Graduate Student Focus | Abigail Walke
“I work in infectious disease research, and the courses I’ve taken in the biomedical sciences program have helped me gain more knowledge in the field.”
Abigail Walke, M.S. Biomedical Science
- Biomedical Science (M.S.)
Abigail Walke is a current student in Hood College’s M.S. in biomedical science program. Outside of the Graduate School, Abigail is currently involved in infectious disease research and has previously worked at the Frederick National Laboratory. Abigail is also a recipient of the Association of Medical Diagnostic Manufacturers Scholarship. Abigail graduated from Albright College in 2016 with a degree in biology and Spanish.
Could you briefly talk about your education and career background?
I attended Albright College for my undergraduate degree and graduated with a bachelor’s in biology and in Spanish. After college, I started working in quality assurance and documentation specialist roles, but I was hoping to move into a more hands-on laboratory role.
I began working in an in vitro lab at the Frederick National Laboratory in 2016 and worked on establishing cancer cell and organoid lines. Since then, I’ve moved onto working for a contract research organization specializing in infectious disease research.
What is the AMDM scholarship, and how did you obtain it?
The Association of Medical Diagnostic Manufacturers (AMDM) is an association that serves as a resource for those working in the regulatory sciences. As part of their AMDM scholarship program, they awarded a scholarship to two students from Hood College that have taken the BMS 542 Ethics in Science course. I was fortunate enough to be selected as one of the students this past semester.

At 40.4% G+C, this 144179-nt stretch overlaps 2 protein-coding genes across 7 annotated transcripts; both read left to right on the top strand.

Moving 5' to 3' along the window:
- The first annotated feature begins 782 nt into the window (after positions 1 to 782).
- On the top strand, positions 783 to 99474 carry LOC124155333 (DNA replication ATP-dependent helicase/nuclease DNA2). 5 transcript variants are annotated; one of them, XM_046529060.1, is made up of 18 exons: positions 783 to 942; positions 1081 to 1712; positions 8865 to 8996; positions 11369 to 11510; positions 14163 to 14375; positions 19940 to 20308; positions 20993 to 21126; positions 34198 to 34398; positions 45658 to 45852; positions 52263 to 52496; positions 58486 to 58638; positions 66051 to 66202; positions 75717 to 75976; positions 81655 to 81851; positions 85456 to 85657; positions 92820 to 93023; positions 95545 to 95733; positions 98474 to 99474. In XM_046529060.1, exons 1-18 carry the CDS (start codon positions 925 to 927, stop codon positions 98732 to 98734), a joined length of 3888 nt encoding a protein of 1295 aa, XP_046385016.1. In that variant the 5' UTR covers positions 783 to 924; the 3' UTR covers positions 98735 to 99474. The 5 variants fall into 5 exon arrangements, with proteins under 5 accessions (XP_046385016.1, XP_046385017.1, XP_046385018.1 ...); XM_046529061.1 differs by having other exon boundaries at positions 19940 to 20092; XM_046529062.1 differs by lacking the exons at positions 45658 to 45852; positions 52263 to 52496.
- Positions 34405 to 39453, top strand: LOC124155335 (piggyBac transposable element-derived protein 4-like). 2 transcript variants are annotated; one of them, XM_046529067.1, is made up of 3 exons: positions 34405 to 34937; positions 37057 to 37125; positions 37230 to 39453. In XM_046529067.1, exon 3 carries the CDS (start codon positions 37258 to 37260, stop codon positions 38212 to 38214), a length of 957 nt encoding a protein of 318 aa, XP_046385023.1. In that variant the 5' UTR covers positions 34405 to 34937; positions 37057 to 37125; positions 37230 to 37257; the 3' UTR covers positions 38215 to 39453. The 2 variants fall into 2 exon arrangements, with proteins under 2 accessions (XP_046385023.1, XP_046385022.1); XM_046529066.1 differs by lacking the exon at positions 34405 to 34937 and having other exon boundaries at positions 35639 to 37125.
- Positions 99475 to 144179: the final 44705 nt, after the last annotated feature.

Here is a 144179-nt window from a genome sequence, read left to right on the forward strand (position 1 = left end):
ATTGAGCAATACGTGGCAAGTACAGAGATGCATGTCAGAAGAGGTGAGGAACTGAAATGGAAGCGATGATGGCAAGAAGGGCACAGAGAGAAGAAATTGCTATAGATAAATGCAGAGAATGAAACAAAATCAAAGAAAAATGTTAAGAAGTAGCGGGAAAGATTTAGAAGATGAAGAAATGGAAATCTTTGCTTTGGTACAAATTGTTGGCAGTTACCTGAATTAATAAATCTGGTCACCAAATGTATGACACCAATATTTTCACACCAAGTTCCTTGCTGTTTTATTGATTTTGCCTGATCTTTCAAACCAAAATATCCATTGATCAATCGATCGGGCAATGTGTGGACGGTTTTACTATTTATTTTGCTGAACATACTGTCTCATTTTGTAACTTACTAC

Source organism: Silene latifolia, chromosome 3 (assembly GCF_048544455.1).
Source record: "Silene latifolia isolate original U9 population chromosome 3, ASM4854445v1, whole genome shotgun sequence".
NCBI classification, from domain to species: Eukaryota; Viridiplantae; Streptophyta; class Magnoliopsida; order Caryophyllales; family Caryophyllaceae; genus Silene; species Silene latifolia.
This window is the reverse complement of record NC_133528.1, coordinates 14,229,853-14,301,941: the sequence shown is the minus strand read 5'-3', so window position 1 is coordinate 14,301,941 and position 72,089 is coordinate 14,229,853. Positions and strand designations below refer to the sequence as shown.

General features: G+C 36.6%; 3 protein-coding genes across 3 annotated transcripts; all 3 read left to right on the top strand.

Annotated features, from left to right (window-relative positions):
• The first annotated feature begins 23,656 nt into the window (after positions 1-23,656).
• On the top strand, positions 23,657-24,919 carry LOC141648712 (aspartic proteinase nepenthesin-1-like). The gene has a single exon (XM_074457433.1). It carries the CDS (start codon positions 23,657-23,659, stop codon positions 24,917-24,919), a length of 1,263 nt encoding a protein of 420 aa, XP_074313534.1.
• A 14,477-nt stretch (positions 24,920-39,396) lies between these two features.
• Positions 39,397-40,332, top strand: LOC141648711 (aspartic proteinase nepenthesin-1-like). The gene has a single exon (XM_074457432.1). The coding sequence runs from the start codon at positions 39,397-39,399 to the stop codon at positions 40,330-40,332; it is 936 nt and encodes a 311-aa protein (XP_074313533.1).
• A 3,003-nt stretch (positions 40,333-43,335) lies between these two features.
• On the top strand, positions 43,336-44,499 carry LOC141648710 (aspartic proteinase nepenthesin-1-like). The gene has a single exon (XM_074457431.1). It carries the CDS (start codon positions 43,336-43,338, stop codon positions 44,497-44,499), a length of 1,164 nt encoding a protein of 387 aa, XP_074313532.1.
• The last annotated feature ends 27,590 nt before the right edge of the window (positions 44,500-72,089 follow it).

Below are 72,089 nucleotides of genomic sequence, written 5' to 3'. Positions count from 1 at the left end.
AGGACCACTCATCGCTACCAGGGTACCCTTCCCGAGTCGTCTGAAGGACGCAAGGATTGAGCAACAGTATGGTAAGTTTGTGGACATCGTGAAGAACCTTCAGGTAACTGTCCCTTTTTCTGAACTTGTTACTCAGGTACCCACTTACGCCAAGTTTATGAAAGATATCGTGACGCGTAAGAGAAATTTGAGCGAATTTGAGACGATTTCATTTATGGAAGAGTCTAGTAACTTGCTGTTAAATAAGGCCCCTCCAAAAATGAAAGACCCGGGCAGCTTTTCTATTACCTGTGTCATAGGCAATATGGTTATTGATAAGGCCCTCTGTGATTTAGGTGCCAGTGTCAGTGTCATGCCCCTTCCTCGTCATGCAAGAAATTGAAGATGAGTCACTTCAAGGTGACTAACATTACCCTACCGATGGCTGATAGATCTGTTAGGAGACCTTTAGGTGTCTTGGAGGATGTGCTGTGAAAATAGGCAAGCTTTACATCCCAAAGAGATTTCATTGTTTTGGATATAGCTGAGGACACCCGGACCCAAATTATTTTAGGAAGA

How did the scholarship impact you?
The scholarship will give me the opportunity to take an extra course in the upcoming semesters and will allow me to begin working on my thesis project sooner.
What was the regulatory compliance conference about?
The AMDM Fall Focus Meeting is an educational conference that helps those in the industry learn about regulatory compliance and policy updates. They had a variety of topics focused on in vitro diagnostic updates, regulatory practices, FDA initiatives and companion diagnostics.
What did you do at the conference?
While I was at the conference, I attended all the presentations and talks given. During breaks, I got to meet and network with other people in the regulatory science field.
The conference was a great opportunity to meet people working in the regulatory science field and learn more about potential career opportunities.
Did your graduate education at Hood help you with your work in the medical field?
Currently, I work in infectious disease research, and the courses I’ve taken in the biomedical sciences program have helped me gain more knowledge in the field. For example, I took a virology course this past semester, and some of the viruses and assays we learned about are ones that I work with every week, so it was interesting and informative to learn more about them.